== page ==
Journal of Gerontological Nursing

INTRODUCTION 

Exploring End-of-Life Issues

Marianne L Matzo, PhD, RN, CS

Abstract

Inherent in nursing practice is the belief of a basic respect for human life conjoined with the moral obligation to be a patient advocate. As advocates, nurses face moral, ethical, and legal issues on a daily basis. This special issue of the Journal of Gerontological Nursing will help the reader explore this advocacy role in a continually evolving area, end-of-life decision making. The advocacy roles for the nurse that are discussed in this issue include assuring that advance directives and living wills are carried out according to the client's expressed wishes (Perrin), working with the client with altered decisional capacity in making determination regarding advance directives (Mezey, Mitty, and Ramsey), securing and monitoring adequate pain control for the dying client (Kazanowski), and helping the family to better understand what is involved in the dying process (Goetschius). Nurses may also be confronted by the client who requests assistance with suicide or euthanasia. Historical background and a literature review will help the reader better frame this moral issue for themselves and their profession (Matzo).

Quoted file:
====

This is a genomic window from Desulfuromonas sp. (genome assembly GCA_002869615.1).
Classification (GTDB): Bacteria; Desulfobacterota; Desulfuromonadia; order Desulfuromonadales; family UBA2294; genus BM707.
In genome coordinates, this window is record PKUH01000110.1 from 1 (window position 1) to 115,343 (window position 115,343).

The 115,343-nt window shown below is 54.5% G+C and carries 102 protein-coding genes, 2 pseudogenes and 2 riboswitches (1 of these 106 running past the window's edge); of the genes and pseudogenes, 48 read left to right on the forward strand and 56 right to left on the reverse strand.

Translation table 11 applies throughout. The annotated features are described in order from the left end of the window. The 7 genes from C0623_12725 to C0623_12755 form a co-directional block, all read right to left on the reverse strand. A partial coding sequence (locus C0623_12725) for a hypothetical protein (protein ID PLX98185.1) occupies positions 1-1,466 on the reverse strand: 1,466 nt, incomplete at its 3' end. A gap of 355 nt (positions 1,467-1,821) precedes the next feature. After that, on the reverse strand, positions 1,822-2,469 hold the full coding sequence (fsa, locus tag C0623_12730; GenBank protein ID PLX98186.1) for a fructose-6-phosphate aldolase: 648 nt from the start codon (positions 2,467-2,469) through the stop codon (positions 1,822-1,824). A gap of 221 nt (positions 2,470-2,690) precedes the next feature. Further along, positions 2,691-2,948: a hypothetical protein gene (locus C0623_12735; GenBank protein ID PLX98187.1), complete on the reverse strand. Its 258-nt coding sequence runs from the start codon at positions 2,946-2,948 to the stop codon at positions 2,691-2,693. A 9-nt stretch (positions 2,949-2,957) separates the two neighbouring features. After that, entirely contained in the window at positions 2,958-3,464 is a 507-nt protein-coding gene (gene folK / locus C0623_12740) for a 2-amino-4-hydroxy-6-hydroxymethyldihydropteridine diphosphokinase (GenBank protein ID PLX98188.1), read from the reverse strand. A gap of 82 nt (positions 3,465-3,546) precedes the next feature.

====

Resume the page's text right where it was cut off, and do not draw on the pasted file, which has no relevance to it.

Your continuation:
Assisted suicide and patient-requested euthanasia are two separate kinds of acts for a health care provider to potentially be involved in. Assisted suicide is defined as providing, at the patient's request, the means for them to end their own life. Patientrequested euthanasia is an active behavior on the part of the health care provider to administer medications with the express intent of ending the patient's life.

In contemporary American society, assisted suicide and patientrequested euthanasia for older adults may be less negatively perceived than is generally recognized. Under some circumstances, people may even regard assisted suicide and patient-requested euthanasia as desirable solutions to very serious health problems affecting some older people. A number of contemporary developments suggest the possibility of widespread popular sympathy for assisted suicide and patient-requested euthanasia among the elderly. One example is the fact that physician assisted suicide in Michigan has received a great deal of press coverage without major negative societal outcry.